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Why You Shouldn't Butter The Pan When Making Grilled Cheese, And 27 Other Valuable Cooking Tips From Culinary School Grads

Class is now in session.

Not all pieces of cooking advice are created equal. Some are undeniably useful — there are a few tips that I remind myself of every time I'm in the kitchen — while others don't really stand the test of time. When the advice comes from the pros, however, I'm a firm believer that it's always advice worth listening to.

To figure out the best culinary school cooking tips out there, we sifted through a whole lot of advice from the culinary school grads of both the BuzzFeed Community and Reddit. Even if it's not feasible for everyone with an interest in cooking to attend culinary school, it's never a bad idea to learn from the ones who did.

1. "Culinary school taught me how flavors go together. If you have a rich flavor (like something that's creamy or buttery), you'll likely need a hit of acid to properly balance things out, like a dash of vinegar or a small squeeze of lemon. Salt can also make the flavors of sweet things pleasantly intense. It's all about experimentation, trial and error, and refining your palate by tasting everything you can."

2. "My chef told me that I always had to keep my elbows in when I cook, and I didn't really understand it at first. But I always had a messy apron, or I'd burn my arms when I pulled things out of the oven. Getting into the habit of actually pressing my elbows into my center while I cooked helped in so many ways: it stabilized my arms so they wouldn't ever shake, kept me from making sloppy errors, and even helped me avoid getting small injuries. I still do it to this day, 17 years later."

3. "Always, always season liberally. Most things need more salt than the average home cook uses. Chefs are trained on exactly how much to use to make the product actually taste like something — without over-salting. So, if you're a home cook, push yourself to maybe use a little more salt than you normally would. It might make a world of difference in your food."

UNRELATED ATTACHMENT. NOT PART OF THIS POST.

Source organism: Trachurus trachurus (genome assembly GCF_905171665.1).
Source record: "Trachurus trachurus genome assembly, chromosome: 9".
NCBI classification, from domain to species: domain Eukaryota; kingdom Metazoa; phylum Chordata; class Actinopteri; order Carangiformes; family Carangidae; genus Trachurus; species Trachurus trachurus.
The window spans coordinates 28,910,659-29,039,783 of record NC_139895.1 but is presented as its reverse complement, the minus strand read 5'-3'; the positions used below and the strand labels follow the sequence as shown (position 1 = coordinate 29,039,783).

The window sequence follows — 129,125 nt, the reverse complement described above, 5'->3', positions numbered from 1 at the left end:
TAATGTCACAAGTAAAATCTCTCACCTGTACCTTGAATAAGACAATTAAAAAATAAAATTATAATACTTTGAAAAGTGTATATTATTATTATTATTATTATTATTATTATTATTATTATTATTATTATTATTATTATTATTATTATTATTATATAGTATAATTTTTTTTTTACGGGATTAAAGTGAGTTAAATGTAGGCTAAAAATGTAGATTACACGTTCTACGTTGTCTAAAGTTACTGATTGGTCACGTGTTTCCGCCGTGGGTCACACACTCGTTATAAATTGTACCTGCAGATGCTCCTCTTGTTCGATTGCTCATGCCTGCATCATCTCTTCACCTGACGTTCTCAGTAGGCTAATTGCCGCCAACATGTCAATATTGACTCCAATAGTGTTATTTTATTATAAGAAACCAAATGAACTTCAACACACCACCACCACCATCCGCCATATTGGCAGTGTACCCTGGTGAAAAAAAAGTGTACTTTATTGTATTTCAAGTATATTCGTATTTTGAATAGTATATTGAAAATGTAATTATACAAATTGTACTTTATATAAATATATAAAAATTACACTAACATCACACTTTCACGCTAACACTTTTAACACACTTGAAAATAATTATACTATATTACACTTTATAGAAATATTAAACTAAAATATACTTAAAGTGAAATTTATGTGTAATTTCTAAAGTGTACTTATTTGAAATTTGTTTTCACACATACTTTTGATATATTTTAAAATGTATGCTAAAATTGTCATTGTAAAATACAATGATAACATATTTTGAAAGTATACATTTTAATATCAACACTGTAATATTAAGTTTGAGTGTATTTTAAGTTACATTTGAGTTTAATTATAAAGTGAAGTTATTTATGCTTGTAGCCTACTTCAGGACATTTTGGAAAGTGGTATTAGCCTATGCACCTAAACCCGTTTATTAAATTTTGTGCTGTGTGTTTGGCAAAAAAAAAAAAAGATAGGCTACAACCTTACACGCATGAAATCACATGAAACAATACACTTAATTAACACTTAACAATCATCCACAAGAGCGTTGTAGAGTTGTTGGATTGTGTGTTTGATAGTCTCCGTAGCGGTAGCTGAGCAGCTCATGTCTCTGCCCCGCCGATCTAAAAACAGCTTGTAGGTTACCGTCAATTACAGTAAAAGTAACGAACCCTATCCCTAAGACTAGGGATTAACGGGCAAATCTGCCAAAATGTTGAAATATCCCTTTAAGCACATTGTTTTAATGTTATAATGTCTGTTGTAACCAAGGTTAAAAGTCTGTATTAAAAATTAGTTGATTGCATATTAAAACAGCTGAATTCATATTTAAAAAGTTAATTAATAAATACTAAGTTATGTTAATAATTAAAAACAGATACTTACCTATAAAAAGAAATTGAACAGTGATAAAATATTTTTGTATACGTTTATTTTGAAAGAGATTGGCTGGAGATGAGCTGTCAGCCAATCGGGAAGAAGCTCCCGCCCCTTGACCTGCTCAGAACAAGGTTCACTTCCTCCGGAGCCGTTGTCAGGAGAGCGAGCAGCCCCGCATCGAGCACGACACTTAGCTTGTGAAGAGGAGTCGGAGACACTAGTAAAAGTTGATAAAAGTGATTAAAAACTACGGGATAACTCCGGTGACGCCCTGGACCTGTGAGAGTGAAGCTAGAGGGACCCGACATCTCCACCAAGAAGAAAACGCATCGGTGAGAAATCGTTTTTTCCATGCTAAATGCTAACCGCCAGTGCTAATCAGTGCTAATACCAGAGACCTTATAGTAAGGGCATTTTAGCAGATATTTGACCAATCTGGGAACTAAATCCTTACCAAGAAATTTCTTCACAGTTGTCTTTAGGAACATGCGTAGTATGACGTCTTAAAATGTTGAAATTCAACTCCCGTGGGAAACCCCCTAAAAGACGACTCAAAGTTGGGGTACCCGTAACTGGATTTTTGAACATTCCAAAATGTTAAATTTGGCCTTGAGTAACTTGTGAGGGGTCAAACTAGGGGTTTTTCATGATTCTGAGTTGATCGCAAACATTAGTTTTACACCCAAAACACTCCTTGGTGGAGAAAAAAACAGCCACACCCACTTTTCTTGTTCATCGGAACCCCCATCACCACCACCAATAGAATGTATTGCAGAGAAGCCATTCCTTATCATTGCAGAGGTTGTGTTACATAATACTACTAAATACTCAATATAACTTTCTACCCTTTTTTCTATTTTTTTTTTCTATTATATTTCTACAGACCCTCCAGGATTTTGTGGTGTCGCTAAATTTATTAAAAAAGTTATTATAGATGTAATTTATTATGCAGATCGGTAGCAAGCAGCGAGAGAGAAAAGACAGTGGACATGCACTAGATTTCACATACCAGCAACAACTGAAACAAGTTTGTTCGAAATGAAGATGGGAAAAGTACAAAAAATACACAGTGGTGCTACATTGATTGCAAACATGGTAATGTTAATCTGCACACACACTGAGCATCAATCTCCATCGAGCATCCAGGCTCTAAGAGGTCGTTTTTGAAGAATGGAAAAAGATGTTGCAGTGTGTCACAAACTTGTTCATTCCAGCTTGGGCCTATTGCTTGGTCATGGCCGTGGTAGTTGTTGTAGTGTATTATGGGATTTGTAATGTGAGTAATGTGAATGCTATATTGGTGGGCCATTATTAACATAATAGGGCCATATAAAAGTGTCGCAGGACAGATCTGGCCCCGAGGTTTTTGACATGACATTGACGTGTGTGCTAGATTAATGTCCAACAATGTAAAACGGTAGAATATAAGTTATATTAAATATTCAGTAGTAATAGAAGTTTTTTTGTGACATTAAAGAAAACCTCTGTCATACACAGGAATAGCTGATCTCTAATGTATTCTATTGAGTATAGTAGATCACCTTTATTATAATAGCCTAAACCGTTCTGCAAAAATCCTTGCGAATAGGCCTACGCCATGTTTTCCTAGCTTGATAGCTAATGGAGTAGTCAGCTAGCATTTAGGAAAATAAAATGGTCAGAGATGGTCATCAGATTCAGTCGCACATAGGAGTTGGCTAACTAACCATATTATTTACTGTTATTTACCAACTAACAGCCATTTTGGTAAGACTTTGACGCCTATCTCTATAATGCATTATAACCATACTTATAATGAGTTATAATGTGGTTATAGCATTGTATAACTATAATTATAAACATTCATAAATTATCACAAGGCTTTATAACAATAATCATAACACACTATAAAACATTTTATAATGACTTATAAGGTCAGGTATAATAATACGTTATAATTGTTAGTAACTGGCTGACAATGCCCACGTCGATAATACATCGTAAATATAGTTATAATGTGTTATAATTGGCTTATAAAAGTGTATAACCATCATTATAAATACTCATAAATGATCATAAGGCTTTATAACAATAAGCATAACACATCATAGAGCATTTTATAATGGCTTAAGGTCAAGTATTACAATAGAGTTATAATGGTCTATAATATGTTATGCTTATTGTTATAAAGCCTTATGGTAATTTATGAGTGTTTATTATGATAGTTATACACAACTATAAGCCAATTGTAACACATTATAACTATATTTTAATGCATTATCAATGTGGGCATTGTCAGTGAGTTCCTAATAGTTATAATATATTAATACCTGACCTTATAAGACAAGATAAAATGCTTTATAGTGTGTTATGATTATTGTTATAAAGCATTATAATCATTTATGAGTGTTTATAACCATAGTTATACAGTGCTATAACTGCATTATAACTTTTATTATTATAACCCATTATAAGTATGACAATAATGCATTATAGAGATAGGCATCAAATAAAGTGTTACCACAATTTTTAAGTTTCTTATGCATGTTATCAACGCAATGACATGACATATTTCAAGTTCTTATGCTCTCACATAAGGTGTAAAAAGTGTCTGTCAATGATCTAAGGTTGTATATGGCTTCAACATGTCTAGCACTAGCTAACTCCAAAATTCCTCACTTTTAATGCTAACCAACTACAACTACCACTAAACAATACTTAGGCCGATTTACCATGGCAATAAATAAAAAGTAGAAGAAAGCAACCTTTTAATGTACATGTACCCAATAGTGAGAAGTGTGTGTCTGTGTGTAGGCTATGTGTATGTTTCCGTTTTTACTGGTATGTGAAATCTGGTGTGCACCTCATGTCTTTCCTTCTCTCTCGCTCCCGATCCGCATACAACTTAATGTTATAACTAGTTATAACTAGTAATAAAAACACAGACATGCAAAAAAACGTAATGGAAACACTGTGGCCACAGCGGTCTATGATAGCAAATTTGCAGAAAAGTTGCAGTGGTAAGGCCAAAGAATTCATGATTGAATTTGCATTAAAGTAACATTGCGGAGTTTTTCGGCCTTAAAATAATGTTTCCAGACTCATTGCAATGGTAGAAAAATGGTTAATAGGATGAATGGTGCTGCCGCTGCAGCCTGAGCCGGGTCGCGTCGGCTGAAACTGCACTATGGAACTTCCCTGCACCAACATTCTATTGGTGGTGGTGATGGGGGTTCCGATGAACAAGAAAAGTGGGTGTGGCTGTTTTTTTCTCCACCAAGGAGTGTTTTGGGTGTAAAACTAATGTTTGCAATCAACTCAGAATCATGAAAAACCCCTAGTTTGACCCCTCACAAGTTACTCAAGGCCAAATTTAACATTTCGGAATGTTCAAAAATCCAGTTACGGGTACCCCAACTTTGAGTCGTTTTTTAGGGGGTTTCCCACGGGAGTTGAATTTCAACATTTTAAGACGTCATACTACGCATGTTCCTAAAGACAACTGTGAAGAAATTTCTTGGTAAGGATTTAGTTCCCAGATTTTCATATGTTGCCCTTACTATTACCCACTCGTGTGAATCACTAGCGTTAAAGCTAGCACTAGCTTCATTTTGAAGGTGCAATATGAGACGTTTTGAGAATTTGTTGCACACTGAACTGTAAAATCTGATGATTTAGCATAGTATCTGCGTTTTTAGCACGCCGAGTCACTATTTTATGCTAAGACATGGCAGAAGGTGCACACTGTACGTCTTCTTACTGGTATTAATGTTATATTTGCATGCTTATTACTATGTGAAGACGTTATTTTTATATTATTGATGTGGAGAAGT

4. "'Hurry up, slow down.' A pastry chef I worked for used to say it all the time, and it finally caught on. When I'm rushing, I tend to make time-consuming mistakes — jacking up the heat too fast to sear more aggressively, or even spilling and incorrectly measuring ingredients. 'Hurry up, slow down' reminds me that taking the time to do things right the first time usually is the fastest path to success."

5. "Cooking with softened butter and melted butter yield entirely differently results. For example, grilled cheese. If you butter your bread with softened butter instead of just melting the butter in the pan, you'll get a much more flavorful (and crispy) result. The fat solids emulsified in the softened butter make the bread crispier when it gets toasted over high heat."

6. "Making gravies can be incredibly hard for home cooks. My best gravy tip: Start with a hot roux and slowly whisk in cold milk a little at a time. Never any lumps."

7. "If your cutting board keeps slipping around the counter, put a wet towel or paper towel under it to keep it in its place. It'll make your chopping process much safer than it would be otherwise!"

8. "When you're cooking burgers with any method, make a small dent on the top of the patty (right in the center) with your thumb. When they cook, they'll stay completely flat instead of shrinking and getting very tall in the middle."

9. "Clean up your station (or kitchen) as you go! You'll become so much more efficient in the kitchen, you'll always have space to work, and you'll have very little cleaning to do when you're finished."

10. "No matter what you're pan frying, don't crowd the pan. Get a bigger pan or cook them in batches, but the reason your potatoes and veggies aren't getting brown and crisp is because they're drowning in their own juice!"

11. "Always taste as you go — and remember that if it tastes good to you, it will also likely taste good to others. I've made mistakes assuming that salt and seasoning amounts in recipes were accurate, when sometimes they're just not. Recipes are works in progress, not set in stone. I always keep a spoon nearby so I remember to adjust seasonings and taste frequently."

12. "Salads are hard to make absolutely delicious without lots of dressing, but when you chop up juicy vegetables for a salad — like tomatoes, peppers, or cucumber — salt them before you add them to the salad. It'll remove some of the excess moisture so things don't get soggy, and it'll brighten up the whole salad without making it 'salty.'"

13. "Take it from a former breakfast chef: When flipping eggs or making omelets in a sauté pan, use a dollop of clarified butter. The eggs won't stick at all, even in a heavy duty steel pan, and the clarified butter won't burn like regular butter (or most oils)."